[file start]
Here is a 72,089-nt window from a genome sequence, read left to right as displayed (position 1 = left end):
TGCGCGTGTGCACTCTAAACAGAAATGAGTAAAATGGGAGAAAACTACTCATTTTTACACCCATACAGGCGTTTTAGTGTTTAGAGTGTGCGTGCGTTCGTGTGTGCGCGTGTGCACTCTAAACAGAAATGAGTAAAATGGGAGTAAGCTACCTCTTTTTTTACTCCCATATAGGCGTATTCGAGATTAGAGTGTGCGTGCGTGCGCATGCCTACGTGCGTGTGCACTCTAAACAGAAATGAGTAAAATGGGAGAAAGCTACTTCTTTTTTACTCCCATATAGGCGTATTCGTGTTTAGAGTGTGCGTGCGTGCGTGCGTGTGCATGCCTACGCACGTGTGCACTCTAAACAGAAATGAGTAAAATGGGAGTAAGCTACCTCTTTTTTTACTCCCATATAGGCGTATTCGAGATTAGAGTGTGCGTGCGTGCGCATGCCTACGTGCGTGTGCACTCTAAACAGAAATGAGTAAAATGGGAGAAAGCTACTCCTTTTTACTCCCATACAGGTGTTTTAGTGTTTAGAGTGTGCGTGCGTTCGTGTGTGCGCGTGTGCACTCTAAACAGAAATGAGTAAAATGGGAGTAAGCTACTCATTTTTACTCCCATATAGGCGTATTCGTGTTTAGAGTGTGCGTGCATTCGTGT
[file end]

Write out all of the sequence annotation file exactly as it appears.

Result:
Here is a 72,089-nt window from a genome sequence, read left to right as displayed (position 1 = left end):
TGCGCGTGTGCACTCTAAACAGAAATGAGTAAAATGGGAGAAAACTACTCATTTTTACACCCATACAGGCGTTTTAGTGTTTAGAGTGTGCGTGCGTTCGTGTGTGCGCGTGTGCACTCTAAACAGAAATGAGTAAAATGGGAGTAAGCTACCTCTTTTTTTACTCCCATATAGGCGTATTCGAGATTAGAGTGTGCGTGCGTGCGCATGCCTACGTGCGTGTGCACTCTAAACAGAAATGAGTAAAATGGGAGAAAGCTACTTCTTTTTTACTCCCATATAGGCGTATTCGTGTTTAGAGTGTGCGTGCGTGCGTGCGTGTGCATGCCTACGCACGTGTGCACTCTAAACAGAAATGAGTAAAATGGGAGTAAGCTACCTCTTTTTTTACTCCCATATAGGCGTATTCGAGATTAGAGTGTGCGTGCGTGCGCATGCCTACGTGCGTGTGCACTCTAAACAGAAATGAGTAAAATGGGAGAAAGCTACTCCTTTTTACTCCCATACAGGTGTTTTAGTGTTTAGAGTGTGCGTGCGTTCGTGTGTGCGCGTGTGCACTCTAAACAGAAATGAGTAAAATGGGAGTAAGCTACTCATTTTTACTCCCATATAGGCGTATTCGTGTTTAGAGTGTGCGTGCATTCGTGT